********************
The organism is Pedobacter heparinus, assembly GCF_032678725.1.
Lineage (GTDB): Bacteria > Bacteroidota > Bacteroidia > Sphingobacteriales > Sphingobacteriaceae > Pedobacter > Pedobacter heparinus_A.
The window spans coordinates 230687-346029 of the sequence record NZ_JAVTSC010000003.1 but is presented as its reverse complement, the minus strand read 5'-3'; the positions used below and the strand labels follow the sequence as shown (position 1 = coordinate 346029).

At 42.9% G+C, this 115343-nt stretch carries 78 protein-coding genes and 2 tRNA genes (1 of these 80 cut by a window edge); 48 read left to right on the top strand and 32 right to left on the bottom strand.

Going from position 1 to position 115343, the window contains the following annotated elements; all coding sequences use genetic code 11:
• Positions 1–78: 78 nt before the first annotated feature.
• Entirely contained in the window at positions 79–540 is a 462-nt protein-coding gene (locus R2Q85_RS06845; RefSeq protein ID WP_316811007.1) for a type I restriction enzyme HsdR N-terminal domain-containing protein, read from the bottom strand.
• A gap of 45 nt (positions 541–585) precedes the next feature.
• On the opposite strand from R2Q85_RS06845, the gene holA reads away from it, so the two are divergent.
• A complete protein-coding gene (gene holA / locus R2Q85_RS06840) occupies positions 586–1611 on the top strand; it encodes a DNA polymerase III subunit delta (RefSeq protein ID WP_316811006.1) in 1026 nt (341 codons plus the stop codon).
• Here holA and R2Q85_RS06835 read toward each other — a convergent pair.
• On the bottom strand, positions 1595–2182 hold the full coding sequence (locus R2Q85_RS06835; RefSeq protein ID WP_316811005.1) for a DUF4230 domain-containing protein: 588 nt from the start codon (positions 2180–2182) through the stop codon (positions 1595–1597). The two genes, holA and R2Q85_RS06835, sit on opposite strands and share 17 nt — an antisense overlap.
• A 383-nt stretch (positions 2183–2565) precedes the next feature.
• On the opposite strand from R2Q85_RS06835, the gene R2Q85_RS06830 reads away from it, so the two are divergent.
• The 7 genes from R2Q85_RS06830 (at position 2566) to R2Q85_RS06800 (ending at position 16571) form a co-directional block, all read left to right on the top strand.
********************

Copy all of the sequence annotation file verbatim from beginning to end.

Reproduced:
The organism is Pedobacter heparinus, assembly GCF_032678725.1.
Lineage (GTDB): Bacteria > Bacteroidota > Bacteroidia > Sphingobacteriales > Sphingobacteriaceae > Pedobacter > Pedobacter heparinus_A.
The window spans coordinates 230687-346029 of the sequence record NZ_JAVTSC010000003.1 but is presented as its reverse complement, the minus strand read 5'-3'; the positions used below and the strand labels follow the sequence as shown (position 1 = coordinate 346029).

At 42.9% G+C, this 115343-nt stretch carries 78 protein-coding genes and 2 tRNA genes (1 of these 80 cut by a window edge); 48 read left to right on the top strand and 32 right to left on the bottom strand.

Going from position 1 to position 115343, the window contains the following annotated elements; all coding sequences use genetic code 11:
• Positions 1–78: 78 nt before the first annotated feature.
• Entirely contained in the window at positions 79–540 is a 462-nt protein-coding gene (locus R2Q85_RS06845; RefSeq protein ID WP_316811007.1) for a type I restriction enzyme HsdR N-terminal domain-containing protein, read from the bottom strand.
• A gap of 45 nt (positions 541–585) precedes the next feature.
• On the opposite strand from R2Q85_RS06845, the gene holA reads away from it, so the two are divergent.
• A complete protein-coding gene (gene holA / locus R2Q85_RS06840) occupies positions 586–1611 on the top strand; it encodes a DNA polymerase III subunit delta (RefSeq protein ID WP_316811006.1) in 1026 nt (341 codons plus the stop codon).
• Here holA and R2Q85_RS06835 read toward each other — a convergent pair.
• On the bottom strand, positions 1595–2182 hold the full coding sequence (locus R2Q85_RS06835; RefSeq protein ID WP_316811005.1) for a DUF4230 domain-containing protein: 588 nt from the start codon (positions 2180–2182) through the stop codon (positions 1595–1597). The two genes, holA and R2Q85_RS06835, sit on opposite strands and share 17 nt — an antisense overlap.
• A 383-nt stretch (positions 2183–2565) precedes the next feature.
• On the opposite strand from R2Q85_RS06835, the gene R2Q85_RS06830 reads away from it, so the two are divergent.
• The 7 genes from R2Q85_RS06830 (at position 2566) to R2Q85_RS06800 (ending at position 16571) form a co-directional block, all read left to right on the top strand.